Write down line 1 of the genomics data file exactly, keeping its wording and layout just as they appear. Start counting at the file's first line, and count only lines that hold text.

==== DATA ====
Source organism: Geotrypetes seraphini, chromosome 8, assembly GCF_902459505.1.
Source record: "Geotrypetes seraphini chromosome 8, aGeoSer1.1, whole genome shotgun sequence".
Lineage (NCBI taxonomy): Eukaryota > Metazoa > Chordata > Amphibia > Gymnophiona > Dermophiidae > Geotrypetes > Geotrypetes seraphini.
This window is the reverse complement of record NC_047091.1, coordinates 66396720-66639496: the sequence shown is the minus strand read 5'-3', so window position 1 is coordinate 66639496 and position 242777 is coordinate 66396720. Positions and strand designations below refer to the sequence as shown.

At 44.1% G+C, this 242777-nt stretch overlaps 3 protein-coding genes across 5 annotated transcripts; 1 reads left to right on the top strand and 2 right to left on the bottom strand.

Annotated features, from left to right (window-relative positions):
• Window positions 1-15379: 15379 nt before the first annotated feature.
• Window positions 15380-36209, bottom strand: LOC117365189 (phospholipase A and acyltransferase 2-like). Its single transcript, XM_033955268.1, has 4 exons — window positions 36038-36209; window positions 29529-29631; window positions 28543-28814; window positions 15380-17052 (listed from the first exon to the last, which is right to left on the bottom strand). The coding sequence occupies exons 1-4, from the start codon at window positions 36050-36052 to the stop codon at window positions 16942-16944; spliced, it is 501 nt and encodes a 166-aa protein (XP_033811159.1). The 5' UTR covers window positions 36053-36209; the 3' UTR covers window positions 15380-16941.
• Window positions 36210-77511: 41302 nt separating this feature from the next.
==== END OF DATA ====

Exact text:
Source organism: Geotrypetes seraphini, chromosome 8, assembly GCF_902459505.1.